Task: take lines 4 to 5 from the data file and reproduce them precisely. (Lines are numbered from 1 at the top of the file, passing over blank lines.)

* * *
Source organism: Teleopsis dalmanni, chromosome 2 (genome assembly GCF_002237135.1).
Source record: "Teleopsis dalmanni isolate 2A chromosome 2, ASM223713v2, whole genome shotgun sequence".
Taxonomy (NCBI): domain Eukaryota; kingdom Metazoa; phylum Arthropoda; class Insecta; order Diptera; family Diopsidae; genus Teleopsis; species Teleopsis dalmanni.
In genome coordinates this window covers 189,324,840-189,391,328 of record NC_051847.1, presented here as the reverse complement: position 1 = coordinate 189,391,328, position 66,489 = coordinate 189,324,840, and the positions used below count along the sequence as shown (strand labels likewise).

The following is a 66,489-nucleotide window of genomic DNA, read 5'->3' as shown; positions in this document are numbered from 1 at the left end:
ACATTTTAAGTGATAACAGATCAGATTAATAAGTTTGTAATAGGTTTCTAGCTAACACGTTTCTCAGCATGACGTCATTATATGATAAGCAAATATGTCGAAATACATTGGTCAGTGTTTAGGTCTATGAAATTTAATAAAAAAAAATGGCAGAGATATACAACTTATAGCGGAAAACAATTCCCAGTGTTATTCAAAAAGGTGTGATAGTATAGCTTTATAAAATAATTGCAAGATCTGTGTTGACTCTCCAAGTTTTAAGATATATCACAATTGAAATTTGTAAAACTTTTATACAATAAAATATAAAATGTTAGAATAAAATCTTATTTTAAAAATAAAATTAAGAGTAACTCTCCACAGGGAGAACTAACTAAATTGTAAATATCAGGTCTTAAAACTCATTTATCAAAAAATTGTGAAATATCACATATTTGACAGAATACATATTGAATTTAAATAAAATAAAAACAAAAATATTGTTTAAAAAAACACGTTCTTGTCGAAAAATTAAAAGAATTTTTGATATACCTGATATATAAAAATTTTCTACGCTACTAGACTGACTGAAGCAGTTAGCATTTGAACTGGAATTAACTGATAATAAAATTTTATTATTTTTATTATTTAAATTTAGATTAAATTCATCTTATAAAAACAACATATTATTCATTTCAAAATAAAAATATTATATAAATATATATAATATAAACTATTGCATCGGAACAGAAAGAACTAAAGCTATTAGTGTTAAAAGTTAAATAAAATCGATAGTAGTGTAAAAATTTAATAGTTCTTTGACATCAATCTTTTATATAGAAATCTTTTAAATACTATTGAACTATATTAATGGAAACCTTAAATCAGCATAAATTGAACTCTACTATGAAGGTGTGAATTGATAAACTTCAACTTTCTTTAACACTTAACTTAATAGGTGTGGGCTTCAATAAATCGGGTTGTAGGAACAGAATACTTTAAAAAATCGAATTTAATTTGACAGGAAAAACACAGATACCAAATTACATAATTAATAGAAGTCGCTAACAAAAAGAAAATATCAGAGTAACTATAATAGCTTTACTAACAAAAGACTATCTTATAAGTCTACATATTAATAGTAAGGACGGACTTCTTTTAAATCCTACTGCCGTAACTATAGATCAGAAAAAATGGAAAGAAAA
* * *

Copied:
In genome coordinates this window covers 189,324,840-189,391,328 of record NC_051847.1, presented here as the reverse complement: position 1 = coordinate 189,391,328, position 66,489 = coordinate 189,324,840, and the positions used below count along the sequence as shown (strand labels likewise).

The following is a 66,489-nucleotide window of genomic DNA, read 5'->3' as shown; positions in this document are numbered from 1 at the left end: